Later this week we’re introducing a new style – “Manhattan” Button Boots.
Following the uber-popular “Tavistock” boots, the time seemed right to introduce a variation for Summer – c. 1890 – 1920 cloth-topped boots in black-on-black or brown-and-tan.
Cloth-topped boots, sometimes called “galoshes,” developed from early leather-and-fabric gaiter styles. You’re all familiar with the early and mid-Victorian foxed booties with bits of leather on the toes and sometimes heels – this practicality continued into the late Victorian period with the heel and toe foxing eventually meeting so the whole bottom of the boot was leather.
|Cloth-topped button boots c. 1867 – The Met|
|Cloth and leather side-buttoning boots c. 1870 – Augusta Auctions|
|Men’s button boots – wool tops and leather bottoms – c. 1890-1900 – V and A|
Part of this was also fashion. Women’s cloth-topped boots came along a little after men’s, as the popularity of women’s tailor-made, menswear-inspired clothing grew. In addition, women were participating in more sports and often wore spats for activities such as cycling. Sporting fashion carried over into daywear, with boots like these combining the shoe + spat look.
|Men’s shoe and ladies’ tall boot from the same time period, c. 1890-1900 – V and A|
|Example of women’s sporting spats, or gaiters, worn over low-topped shoes|
|Gaiters for sale in the Sears Catalog, 1920. From “Everyday Fashions of the Twenties”|
Cloth-top boots became widely fashionable in the 1890s and reached the height of their popularity between 1910 and 1914 (Rexford, 2000). Tone-on-tone colors such as black, tan, and white were popular as well as two-tone versions such as black/gray, brown/tan, and black/white.
|Cloth-top button boots c. 1910-14, originally from Vintage a la Mode on Etsy (original listing no longer available)|
|Edwardian cloth-top button boots with stacked heels and straight fly – originally from Simplicity is Bliss on Etsy (original listing no longer available)|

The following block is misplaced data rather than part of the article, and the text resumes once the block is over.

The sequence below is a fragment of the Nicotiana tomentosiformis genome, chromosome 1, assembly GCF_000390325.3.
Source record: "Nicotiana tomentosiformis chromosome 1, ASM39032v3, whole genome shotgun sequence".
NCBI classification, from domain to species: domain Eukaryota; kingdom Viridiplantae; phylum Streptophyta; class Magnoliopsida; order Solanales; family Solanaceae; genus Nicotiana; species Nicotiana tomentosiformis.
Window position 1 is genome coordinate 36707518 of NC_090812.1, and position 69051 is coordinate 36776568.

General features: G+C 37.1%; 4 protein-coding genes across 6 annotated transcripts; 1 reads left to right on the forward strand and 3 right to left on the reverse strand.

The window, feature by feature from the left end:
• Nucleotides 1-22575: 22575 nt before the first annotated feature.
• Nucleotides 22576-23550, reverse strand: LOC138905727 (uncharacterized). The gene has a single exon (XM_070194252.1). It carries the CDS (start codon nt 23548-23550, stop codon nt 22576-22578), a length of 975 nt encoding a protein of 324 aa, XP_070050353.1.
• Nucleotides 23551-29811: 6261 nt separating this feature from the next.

|Edwardian cloth-top button boots with stacked French heels – originally from A Perfect Patina on Etsy (original listing no longer available)|
By the late 19teens, button boots in general were falling out of fashion, with the very last persisting to the early 1920s but no further. (I noticed in the “Everday Fashions” Sears Catalog books that the illustrated models are still wearing what appear to be either two-tone button boots or spats over shoes until 1921, but not afterwards except for a rubber rainboot overshoe with side buttons in 1922.)
|Sears Catalog, 1915 – cloth or “dull kid” tops. From “Everyday Fashions 1909-1920”|
|Advertisement from 1917 – the bottom right boot is cloth and leather, but the other buttoning two-tones are leather tops and bottoms, also a very common style contemporary to the cloth/leather combo. This image is from Vintage Buttercup on Etsy|
As always, our new “Manhattan” boots are based on original examples. My antique button boot collection has been growing, and an original black-on-black pair stood for the patterning of our reproductions.
|Original cloth-top side-buttoning boot from the American Duchess Archive (I feel sassy saying that, lol) – c. 1900 – 1915|
The Manhattans share a last with Tavistock, but we’ve made a few changes. The heel is the same shape and height – 2 inches – but is covered with leather in a faux stacked design. The soles of Manhattan are real leather with a double thickness under the ball of the foot, and a welt top stitch. Manhattans do not come up as high on the leg as Tavistock, and we have omitted the use of elastic. Don’t worry, though – you can still fit the ankle and leg by moving the buttons, either taking them in or letting them out: there is a 1 inch overlap on the button fly to allow this.
Manhattan boots are opening for pre-order on Thursday, April 14. We have them at an introductory retail price of $160 and, in addition, you will have your choice of a free pair of stockings or a $10 discount as a “thank you” for placing your order early. The boots will arrive in July.
Rexford, Nancy E. Women’s Shoes in America, 1795-1930. Kent, OH: Kent State UP, 2000. Print.
Blum, Stella. Everyday Fashion of the Twenties. N.p.: Dover Publications, 1981. Print.
Olian, JoAnne. Everyday Fashions, 1909-1920: As Pictured in Sears Catalogs. New York: Dover, 1995. Print.